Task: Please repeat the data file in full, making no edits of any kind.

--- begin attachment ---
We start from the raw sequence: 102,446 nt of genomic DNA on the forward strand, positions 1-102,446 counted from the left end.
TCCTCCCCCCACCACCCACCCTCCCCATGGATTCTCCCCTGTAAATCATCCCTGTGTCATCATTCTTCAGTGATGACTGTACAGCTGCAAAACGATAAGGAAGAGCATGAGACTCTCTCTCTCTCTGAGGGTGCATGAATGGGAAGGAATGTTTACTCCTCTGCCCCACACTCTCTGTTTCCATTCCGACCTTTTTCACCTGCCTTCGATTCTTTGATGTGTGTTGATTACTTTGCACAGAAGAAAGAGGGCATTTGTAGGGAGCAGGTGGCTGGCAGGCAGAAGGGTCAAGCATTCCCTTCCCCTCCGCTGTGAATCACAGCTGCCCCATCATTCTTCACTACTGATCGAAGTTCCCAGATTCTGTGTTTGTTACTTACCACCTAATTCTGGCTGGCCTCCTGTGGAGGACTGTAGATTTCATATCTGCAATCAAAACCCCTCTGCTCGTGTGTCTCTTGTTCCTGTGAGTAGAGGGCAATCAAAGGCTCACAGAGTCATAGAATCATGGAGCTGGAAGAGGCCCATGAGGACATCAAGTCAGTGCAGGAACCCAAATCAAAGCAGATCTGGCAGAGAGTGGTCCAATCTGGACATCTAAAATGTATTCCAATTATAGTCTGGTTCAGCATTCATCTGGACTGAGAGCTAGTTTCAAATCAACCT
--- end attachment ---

We start from the raw sequence: 102,446 nt of genomic DNA on the forward strand, positions 1-102,446 counted from the left end.
TCCTCCCCCCACCACCCACCCTCCCCATGGATTCTCCCCTGTAAATCATCCCTGTGTCATCATTCTTCAGTGATGACTGTACAGCTGCAAAACGATAAGGAAGAGCATGAGACTCTCTCTCTCTCTGAGGGTGCATGAATGGGAAGGAATGTTTACTCCTCTGCCCCACACTCTCTGTTTCCATTCCGACCTTTTTCACCTGCCTTCGATTCTTTGATGTGTGTTGATTACTTTGCACAGAAGAAAGAGGGCATTTGTAGGGAGCAGGTGGCTGGCAGGCAGAAGGGTCAAGCATTCCCTTCCCCTCCGCTGTGAATCACAGCTGCCCCATCATTCTTCACTACTGATCGAAGTTCCCAGATTCTGTGTTTGTTACTTACCACCTAATTCTGGCTGGCCTCCTGTGGAGGACTGTAGATTTCATATCTGCAATCAAAACCCCTCTGCTCGTGTGTCTCTTGTTCCTGTGAGTAGAGGGCAATCAAAGGCTCACAGAGTCATAGAATCATGGAGCTGGAAGAGGCCCATGAGGACATCAAGTCAGTGCAGGAACCCAAATCAAAGCAGATCTGGCAGAGAGTGGTCCAATCTGGACATCTAAAATGTATTCCAATTATAGTCTGGTTCAGCATTCATCTGGACTGAGAGCTAGTTTCAAATCAACCT